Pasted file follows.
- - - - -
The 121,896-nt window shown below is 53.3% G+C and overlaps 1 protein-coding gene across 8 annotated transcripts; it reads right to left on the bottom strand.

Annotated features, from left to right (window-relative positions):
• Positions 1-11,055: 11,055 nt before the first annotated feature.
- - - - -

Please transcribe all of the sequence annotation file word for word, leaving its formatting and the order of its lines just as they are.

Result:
The 121,896-nt window shown below is 53.3% G+C and overlaps 1 protein-coding gene across 8 annotated transcripts; it reads right to left on the bottom strand.

Annotated features, from left to right (window-relative positions):
• Positions 1-11,055: 11,055 nt before the first annotated feature.